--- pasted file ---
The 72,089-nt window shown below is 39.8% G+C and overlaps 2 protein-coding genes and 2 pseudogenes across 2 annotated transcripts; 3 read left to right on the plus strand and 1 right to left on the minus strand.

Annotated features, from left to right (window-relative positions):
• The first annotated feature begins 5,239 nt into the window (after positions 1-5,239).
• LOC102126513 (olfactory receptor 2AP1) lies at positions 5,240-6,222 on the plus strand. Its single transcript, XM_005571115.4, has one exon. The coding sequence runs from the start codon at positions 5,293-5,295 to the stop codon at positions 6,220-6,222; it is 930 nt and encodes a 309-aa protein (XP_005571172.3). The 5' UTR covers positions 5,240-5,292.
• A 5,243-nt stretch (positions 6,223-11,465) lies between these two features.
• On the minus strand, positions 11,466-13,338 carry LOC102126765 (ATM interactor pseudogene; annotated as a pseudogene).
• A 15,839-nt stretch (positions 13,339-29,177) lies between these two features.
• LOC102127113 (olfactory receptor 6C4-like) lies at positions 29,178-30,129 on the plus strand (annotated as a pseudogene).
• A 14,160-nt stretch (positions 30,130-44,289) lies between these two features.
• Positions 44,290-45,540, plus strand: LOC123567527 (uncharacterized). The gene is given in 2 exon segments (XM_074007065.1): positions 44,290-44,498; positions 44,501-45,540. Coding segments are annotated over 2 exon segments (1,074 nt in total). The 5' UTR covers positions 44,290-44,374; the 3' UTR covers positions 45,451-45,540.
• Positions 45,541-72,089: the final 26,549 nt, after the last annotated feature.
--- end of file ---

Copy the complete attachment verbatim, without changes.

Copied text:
The 72,089-nt window shown below is 39.8% G+C and overlaps 2 protein-coding genes and 2 pseudogenes across 2 annotated transcripts; 3 read left to right on the plus strand and 1 right to left on the minus strand.

Annotated features, from left to right (window-relative positions):
• The first annotated feature begins 5,239 nt into the window (after positions 1-5,239).
• LOC102126513 (olfactory receptor 2AP1) lies at positions 5,240-6,222 on the plus strand. Its single transcript, XM_005571115.4, has one exon. The coding sequence runs from the start codon at positions 5,293-5,295 to the stop codon at positions 6,220-6,222; it is 930 nt and encodes a 309-aa protein (XP_005571172.3). The 5' UTR covers positions 5,240-5,292.
• A 5,243-nt stretch (positions 6,223-11,465) lies between these two features.
• On the minus strand, positions 11,466-13,338 carry LOC102126765 (ATM interactor pseudogene; annotated as a pseudogene).
• A 15,839-nt stretch (positions 13,339-29,177) lies between these two features.
• LOC102127113 (olfactory receptor 6C4-like) lies at positions 29,178-30,129 on the plus strand (annotated as a pseudogene).
• A 14,160-nt stretch (positions 30,130-44,289) lies between these two features.
• Positions 44,290-45,540, plus strand: LOC123567527 (uncharacterized). The gene is given in 2 exon segments (XM_074007065.1): positions 44,290-44,498; positions 44,501-45,540. Coding segments are annotated over 2 exon segments (1,074 nt in total). The 5' UTR covers positions 44,290-44,374; the 3' UTR covers positions 45,451-45,540.
• Positions 45,541-72,089: the final 26,549 nt, after the last annotated feature.